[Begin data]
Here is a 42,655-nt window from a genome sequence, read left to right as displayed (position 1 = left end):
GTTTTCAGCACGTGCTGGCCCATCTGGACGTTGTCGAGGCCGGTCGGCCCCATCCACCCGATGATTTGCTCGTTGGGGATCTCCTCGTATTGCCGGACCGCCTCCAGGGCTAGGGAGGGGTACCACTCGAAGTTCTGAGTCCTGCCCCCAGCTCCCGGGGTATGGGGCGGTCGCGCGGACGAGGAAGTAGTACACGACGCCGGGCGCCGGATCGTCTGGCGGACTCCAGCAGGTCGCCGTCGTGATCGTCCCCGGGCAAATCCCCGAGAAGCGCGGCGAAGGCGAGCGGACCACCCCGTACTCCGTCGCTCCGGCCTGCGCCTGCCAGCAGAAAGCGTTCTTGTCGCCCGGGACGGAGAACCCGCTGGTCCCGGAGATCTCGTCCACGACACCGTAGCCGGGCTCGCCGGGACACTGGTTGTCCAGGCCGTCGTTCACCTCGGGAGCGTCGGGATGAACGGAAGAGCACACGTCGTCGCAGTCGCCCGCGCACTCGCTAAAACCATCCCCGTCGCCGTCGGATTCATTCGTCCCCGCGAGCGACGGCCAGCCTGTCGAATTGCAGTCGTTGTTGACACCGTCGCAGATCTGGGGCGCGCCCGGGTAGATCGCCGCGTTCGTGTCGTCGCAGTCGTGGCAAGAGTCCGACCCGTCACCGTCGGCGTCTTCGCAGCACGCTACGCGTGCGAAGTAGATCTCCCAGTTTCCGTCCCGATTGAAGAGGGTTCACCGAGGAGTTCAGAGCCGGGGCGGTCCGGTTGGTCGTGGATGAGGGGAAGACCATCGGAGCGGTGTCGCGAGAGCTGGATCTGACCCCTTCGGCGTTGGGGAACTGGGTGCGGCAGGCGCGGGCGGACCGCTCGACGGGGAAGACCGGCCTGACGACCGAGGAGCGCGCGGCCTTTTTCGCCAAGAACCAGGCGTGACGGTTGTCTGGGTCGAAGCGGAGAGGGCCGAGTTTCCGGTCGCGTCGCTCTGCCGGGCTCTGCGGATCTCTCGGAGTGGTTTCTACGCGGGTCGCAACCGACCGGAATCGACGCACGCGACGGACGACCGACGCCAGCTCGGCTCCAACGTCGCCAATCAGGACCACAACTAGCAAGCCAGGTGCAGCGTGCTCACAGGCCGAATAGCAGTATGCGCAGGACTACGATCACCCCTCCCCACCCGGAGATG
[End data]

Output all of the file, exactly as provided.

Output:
Here is a 42,655-nt window from a genome sequence, read left to right as displayed (position 1 = left end):
GTTTTCAGCACGTGCTGGCCCATCTGGACGTTGTCGAGGCCGGTCGGCCCCATCCACCCGATGATTTGCTCGTTGGGGATCTCCTCGTATTGCCGGACCGCCTCCAGGGCTAGGGAGGGGTACCACTCGAAGTTCTGAGTCCTGCCCCCAGCTCCCGGGGTATGGGGCGGTCGCGCGGACGAGGAAGTAGTACACGACGCCGGGCGCCGGATCGTCTGGCGGACTCCAGCAGGTCGCCGTCGTGATCGTCCCCGGGCAAATCCCCGAGAAGCGCGGCGAAGGCGAGCGGACCACCCCGTACTCCGTCGCTCCGGCCTGCGCCTGCCAGCAGAAAGCGTTCTTGTCGCCCGGGACGGAGAACCCGCTGGTCCCGGAGATCTCGTCCACGACACCGTAGCCGGGCTCGCCGGGACACTGGTTGTCCAGGCCGTCGTTCACCTCGGGAGCGTCGGGATGAACGGAAGAGCACACGTCGTCGCAGTCGCCCGCGCACTCGCTAAAACCATCCCCGTCGCCGTCGGATTCATTCGTCCCCGCGAGCGACGGCCAGCCTGTCGAATTGCAGTCGTTGTTGACACCGTCGCAGATCTGGGGCGCGCCCGGGTAGATCGCCGCGTTCGTGTCGTCGCAGTCGTGGCAAGAGTCCGACCCGTCACCGTCGGCGTCTTCGCAGCACGCTACGCGTGCGAAGTAGATCTCCCAGTTTCCGTCCCGATTGAAGAGGGTTCACCGAGGAGTTCAGAGCCGGGGCGGTCCGGTTGGTCGTGGATGAGGGGAAGACCATCGGAGCGGTGTCGCGAGAGCTGGATCTGACCCCTTCGGCGTTGGGGAACTGGGTGCGGCAGGCGCGGGCGGACCGCTCGACGGGGAAGACCGGCCTGACGACCGAGGAGCGCGCGGCCTTTTTCGCCAAGAACCAGGCGTGACGGTTGTCTGGGTCGAAGCGGAGAGGGCCGAGTTTCCGGTCGCGTCGCTCTGCCGGGCTCTGCGGATCTCTCGGAGTGGTTTCTACGCGGGTCGCAACCGACCGGAATCGACGCACGCGACGGACGACCGACGCCAGCTCGGCTCCAACGTCGCCAATCAGGACCACAACTAGCAAGCCAGGTGCAGCGTGCTCACAGGCCGAATAGCAGTATGCGCAGGACTACGATCACCCCTCCCCACCCGGAGATG